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Education update

Jennifer Agyekum reviews the right to legal representation at internal disciplinary hearings, a case questioning the independence of the OIA and disability discrimination

6 February 2012

University regulations vary greatly with respect to a student’s ability to be legally represented at internal hearings, from express provision to express prohibition. This means that, more often than not, students do not have a contractual right to legal representation at internal hearings.

Recent cases in the employment sphere have provided some guidance on the question of whether there is an implied right to legal representation at internal disciplinary hearings through article 6(1) of the European Convention of Human Rights, which, as a consequence of the Human Rights Act 1998, universities as public bodies must comply with.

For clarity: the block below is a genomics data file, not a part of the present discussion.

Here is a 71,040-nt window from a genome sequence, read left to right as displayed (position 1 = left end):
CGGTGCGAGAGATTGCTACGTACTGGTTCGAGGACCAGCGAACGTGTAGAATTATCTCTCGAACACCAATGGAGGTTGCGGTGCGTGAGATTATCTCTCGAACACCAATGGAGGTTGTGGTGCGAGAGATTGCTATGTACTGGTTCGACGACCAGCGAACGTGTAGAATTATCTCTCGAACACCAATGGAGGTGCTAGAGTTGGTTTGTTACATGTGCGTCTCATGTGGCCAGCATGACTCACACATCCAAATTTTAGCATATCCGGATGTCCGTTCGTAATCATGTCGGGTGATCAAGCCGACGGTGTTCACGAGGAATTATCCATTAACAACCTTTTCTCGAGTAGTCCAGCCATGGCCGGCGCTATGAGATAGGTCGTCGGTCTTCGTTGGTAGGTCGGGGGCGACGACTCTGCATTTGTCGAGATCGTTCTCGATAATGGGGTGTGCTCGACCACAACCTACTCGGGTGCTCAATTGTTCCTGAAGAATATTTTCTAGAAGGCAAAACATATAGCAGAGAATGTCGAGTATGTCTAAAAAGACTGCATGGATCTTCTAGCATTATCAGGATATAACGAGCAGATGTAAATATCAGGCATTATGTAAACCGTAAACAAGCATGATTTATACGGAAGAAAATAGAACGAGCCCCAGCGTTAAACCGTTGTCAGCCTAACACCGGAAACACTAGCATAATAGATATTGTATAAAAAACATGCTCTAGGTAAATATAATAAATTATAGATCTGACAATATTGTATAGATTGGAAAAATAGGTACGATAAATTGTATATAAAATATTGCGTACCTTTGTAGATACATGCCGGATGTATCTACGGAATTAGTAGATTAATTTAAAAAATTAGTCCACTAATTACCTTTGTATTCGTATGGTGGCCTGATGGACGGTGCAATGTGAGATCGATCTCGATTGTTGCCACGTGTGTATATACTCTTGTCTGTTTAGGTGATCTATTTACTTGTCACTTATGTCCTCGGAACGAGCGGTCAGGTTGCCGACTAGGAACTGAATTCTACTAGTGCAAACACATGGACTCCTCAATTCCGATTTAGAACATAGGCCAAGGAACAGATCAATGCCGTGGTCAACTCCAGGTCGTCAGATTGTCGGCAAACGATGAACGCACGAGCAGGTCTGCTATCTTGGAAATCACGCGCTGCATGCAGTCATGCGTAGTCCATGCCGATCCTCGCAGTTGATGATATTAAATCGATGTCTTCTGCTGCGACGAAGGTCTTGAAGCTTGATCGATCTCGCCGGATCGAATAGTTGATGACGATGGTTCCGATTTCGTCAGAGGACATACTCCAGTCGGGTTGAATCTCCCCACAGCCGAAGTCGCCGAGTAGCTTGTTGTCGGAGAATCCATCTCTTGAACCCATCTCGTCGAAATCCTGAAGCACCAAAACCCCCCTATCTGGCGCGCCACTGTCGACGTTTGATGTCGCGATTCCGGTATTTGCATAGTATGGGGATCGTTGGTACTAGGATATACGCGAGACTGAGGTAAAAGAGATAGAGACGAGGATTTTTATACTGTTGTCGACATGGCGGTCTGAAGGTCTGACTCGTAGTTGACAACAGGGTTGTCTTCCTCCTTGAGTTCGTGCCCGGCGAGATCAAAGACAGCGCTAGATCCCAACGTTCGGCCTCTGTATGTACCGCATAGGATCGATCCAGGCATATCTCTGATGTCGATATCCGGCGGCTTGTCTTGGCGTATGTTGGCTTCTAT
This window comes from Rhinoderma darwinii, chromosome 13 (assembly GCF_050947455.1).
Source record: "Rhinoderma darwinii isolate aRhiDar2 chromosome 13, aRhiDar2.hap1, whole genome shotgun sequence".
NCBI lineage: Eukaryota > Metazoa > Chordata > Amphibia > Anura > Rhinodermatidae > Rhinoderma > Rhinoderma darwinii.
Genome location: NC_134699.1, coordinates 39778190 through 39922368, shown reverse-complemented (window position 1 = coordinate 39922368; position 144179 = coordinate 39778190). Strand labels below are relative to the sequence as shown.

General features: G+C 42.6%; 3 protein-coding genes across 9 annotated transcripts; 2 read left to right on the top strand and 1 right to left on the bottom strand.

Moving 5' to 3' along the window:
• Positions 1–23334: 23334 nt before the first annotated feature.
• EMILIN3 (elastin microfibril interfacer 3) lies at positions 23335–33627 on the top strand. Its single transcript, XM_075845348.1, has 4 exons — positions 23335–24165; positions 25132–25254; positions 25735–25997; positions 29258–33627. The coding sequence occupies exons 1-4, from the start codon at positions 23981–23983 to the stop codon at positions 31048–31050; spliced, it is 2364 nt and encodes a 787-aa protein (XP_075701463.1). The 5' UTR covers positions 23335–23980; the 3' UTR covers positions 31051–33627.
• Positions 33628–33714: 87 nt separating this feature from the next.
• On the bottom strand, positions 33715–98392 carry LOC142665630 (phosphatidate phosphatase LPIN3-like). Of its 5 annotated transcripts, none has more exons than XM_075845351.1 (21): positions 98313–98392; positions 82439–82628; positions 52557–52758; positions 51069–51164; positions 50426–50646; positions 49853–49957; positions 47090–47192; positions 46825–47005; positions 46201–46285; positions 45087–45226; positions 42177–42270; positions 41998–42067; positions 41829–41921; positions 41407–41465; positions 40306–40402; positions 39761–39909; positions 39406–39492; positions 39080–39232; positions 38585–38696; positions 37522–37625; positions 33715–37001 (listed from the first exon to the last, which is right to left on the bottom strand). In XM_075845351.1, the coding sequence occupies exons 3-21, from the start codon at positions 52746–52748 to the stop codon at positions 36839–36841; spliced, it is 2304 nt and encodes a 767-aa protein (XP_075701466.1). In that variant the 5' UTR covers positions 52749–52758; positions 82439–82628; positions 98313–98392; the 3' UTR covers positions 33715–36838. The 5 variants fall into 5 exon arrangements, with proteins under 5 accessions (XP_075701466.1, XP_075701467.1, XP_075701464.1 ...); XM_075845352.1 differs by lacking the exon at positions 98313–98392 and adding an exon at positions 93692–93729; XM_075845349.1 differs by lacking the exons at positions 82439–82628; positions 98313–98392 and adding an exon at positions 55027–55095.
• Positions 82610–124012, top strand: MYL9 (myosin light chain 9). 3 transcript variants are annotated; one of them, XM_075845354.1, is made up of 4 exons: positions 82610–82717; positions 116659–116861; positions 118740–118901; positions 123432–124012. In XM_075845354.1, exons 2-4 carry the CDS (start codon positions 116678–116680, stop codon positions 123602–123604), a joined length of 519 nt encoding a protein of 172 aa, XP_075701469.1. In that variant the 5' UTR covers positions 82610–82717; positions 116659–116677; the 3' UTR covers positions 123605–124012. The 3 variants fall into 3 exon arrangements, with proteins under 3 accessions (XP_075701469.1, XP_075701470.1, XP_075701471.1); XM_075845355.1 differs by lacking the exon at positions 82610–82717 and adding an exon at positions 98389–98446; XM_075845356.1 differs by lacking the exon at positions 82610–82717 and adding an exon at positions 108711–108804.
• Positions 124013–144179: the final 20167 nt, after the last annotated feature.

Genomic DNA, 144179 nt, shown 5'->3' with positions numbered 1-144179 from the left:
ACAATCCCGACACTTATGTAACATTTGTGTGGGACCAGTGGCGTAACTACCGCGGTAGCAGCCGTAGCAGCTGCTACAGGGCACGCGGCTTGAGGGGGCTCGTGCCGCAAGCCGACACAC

In Kulkarni v Milton Keynes Hospital NHS Trust [2009] EWCA Civ 789, the Court of Appeal considered that if an NHS employer refused to grant representation in a case which engaged article 6, the refusal would be unlawful. The judgment indicated that article 6 is engaged where an adverse finding would have a “potentially grave effect...

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